TALLAHASSEE — As legislative budget negotiations reached a stalemate Wednesday, Gov. Charlie Crist and the Seminole Tribe offered the state a financial lifeline: $1.1 billion in cash over two years in return for giving the tribe a gambling monopoly.
The deal would allow the Seminoles to continue running blackjack tables at their Hard Rock Casinos, plus five other tribal sites, and it would give the tribe the exclusive right to operate Class III slot machines outside of Miami-Dade and Broward counties.
In return, the Seminoles would send the state $600 million in 2009-10 and another $500 million, if needed, in 2010-11. During the 25-year agreement, the total minimum payment to the state would be $2.5 billion, minus interest payments for the upfront money in the first two years.
The tradeoff for Florida: no payment at all in year three, then payments that would slowly ramp up again in years four through 25.
Crist called it "significantly improved" over the gambling agreement he negotiated in 2007, which was invalidated by the Florida Supreme Court.
But the lead gambling negotiators in the House and Senate called it a bad deal for Florida.
"Our approach to the compact is not about filling a fiscal need," said Rep. Bill Galvano, R-Bradenton. "We are facing budget problems, but taking out a line of credit from the Seminoles is not a responsible way to balance our budget. … Front-loading the payments is a short-term solution that will lead to long-term problems for our state and its industries."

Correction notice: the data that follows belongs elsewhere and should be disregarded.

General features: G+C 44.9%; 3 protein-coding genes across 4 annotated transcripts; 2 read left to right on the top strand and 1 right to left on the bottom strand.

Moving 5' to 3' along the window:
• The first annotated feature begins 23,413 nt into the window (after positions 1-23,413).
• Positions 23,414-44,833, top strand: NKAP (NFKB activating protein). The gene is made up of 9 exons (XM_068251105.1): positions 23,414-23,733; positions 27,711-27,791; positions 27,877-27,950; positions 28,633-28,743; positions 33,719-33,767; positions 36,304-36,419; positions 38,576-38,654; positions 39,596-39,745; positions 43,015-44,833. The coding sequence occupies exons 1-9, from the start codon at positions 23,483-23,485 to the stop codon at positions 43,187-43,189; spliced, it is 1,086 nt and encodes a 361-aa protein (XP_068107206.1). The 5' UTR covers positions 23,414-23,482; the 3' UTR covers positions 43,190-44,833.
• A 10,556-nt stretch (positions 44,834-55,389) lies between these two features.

Sen. Dennis Jones, R-Seminole, the Senate's lead negotiator, said the agreement seems to indicate the governor has backed off his support for the Senate plan to offer additional games to horse and dog tracks to better allow them to compete with the tribe.
The proposal must be approved by the Legislature to become law.
Barry Richard, a lawyer for the tribe, said the tribe decided to offer the money when it became clear that lawmakers were struggling to fill their budget deficit.
The tribe arrived at the $600 million figure because it roughly equals the difference between the House and Senate budgets and also because it combines the amount it would have owed the state this year under the previous agreement — $288 million — and the amount it can borrow from financial markets.
Under the plan, the state would split the cost of the loan 50-50 with the tribe.
For the parimutuel industry, it's a tough bargain.
Marc Dunbar, a lawyer and lobbyist for Gulfstream Race Track in Hallandale, said, "There are a lot of legislators who have parimutuels in their districts. … Are they going to be willing to take the money from the tribe and forsake their incumbent industries?"
Crist has an answer: "Do this for the children of Florida." He said the money should be dedicated to education.
Herald/Times staff writers Marc Caputo and Amy Hollyfield contributed to this report. Mary Ellen Klas can be reached at meklas@MiamiHerald.com.